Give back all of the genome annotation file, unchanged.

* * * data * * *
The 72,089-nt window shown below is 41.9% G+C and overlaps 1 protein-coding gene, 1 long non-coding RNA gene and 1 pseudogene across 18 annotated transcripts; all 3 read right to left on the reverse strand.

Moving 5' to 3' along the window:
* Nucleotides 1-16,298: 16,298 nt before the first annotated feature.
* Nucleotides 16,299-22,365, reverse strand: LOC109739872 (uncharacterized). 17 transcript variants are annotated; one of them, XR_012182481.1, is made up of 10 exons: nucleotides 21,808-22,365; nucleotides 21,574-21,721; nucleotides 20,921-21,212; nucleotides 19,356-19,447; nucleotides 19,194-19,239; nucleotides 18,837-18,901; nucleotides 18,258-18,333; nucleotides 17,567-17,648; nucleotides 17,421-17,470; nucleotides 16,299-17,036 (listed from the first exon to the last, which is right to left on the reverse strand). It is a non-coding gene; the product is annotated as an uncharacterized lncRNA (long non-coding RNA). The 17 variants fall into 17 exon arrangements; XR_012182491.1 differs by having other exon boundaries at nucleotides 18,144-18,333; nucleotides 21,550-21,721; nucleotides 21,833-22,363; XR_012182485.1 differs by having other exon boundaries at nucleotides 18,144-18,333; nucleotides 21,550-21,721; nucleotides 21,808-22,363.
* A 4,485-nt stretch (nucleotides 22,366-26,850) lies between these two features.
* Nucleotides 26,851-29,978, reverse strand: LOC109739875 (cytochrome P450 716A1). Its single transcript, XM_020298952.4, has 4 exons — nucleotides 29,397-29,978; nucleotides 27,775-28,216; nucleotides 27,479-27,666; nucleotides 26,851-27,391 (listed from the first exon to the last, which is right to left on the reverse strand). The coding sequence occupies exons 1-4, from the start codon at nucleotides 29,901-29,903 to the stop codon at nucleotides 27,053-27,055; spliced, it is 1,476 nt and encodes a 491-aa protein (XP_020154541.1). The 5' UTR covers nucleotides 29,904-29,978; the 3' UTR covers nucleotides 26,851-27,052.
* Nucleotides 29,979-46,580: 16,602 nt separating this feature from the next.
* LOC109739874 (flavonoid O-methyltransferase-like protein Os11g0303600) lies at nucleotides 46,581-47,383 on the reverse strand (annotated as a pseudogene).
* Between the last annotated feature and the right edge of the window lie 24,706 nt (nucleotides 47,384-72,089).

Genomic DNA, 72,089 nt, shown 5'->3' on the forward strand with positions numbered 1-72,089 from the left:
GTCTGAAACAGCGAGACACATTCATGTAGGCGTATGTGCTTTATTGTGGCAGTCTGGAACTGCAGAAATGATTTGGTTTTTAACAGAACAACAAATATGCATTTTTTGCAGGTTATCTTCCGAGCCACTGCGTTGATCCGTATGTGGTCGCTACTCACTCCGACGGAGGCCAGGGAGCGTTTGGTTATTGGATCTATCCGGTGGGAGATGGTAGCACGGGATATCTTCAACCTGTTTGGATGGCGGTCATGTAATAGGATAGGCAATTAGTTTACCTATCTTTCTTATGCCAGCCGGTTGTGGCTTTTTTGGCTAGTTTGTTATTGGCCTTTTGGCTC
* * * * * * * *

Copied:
The 72,089-nt window shown below is 41.9% G+C and overlaps 1 protein-coding gene, 1 long non-coding RNA gene and 1 pseudogene across 18 annotated transcripts; all 3 read right to left on the reverse strand.

Moving 5' to 3' along the window:
* Nucleotides 1-16,298: 16,298 nt before the first annotated feature.
* Nucleotides 16,299-22,365, reverse strand: LOC109739872 (uncharacterized). 17 transcript variants are annotated; one of them, XR_012182481.1, is made up of 10 exons: nucleotides 21,808-22,365; nucleotides 21,574-21,721; nucleotides 20,921-21,212; nucleotides 19,356-19,447; nucleotides 19,194-19,239; nucleotides 18,837-18,901; nucleotides 18,258-18,333; nucleotides 17,567-17,648; nucleotides 17,421-17,470; nucleotides 16,299-17,036 (listed from the first exon to the last, which is right to left on the reverse strand). It is a non-coding gene; the product is annotated as an uncharacterized lncRNA (long non-coding RNA). The 17 variants fall into 17 exon arrangements; XR_012182491.1 differs by having other exon boundaries at nucleotides 18,144-18,333; nucleotides 21,550-21,721; nucleotides 21,833-22,363; XR_012182485.1 differs by having other exon boundaries at nucleotides 18,144-18,333; nucleotides 21,550-21,721; nucleotides 21,808-22,363.
* A 4,485-nt stretch (nucleotides 22,366-26,850) lies between these two features.
* Nucleotides 26,851-29,978, reverse strand: LOC109739875 (cytochrome P450 716A1). Its single transcript, XM_020298952.4, has 4 exons — nucleotides 29,397-29,978; nucleotides 27,775-28,216; nucleotides 27,479-27,666; nucleotides 26,851-27,391 (listed from the first exon to the last, which is right to left on the reverse strand). The coding sequence occupies exons 1-4, from the start codon at nucleotides 29,901-29,903 to the stop codon at nucleotides 27,053-27,055; spliced, it is 1,476 nt and encodes a 491-aa protein (XP_020154541.1). The 5' UTR covers nucleotides 29,904-29,978; the 3' UTR covers nucleotides 26,851-27,052.
* Nucleotides 29,979-46,580: 16,602 nt separating this feature from the next.
* LOC109739874 (flavonoid O-methyltransferase-like protein Os11g0303600) lies at nucleotides 46,581-47,383 on the reverse strand (annotated as a pseudogene).
* Between the last annotated feature and the right edge of the window lie 24,706 nt (nucleotides 47,384-72,089).

Genomic DNA, 72,089 nt, shown 5'->3' on the forward strand with positions numbered 1-72,089 from the left:
GTCTGAAACAGCGAGACACATTCATGTAGGCGTATGTGCTTTATTGTGGCAGTCTGGAACTGCAGAAATGATTTGGTTTTTAACAGAACAACAAATATGCATTTTTTGCAGGTTATCTTCCGAGCCACTGCGTTGATCCGTATGTGGTCGCTACTCACTCCGACGGAGGCCAGGGAGCGTTTGGTTATTGGATCTATCCGGTGGGAGATGGTAGCACGGGATATCTTCAACCTGTTTGGATGGCGGTCATGTAATAGGATAGGCAATTAGTTTACCTATCTTTCTTATGCCAGCCGGTTGTGGCTTTTTTGGCTAGTTTGTTATTGGCCTTTTGGCTC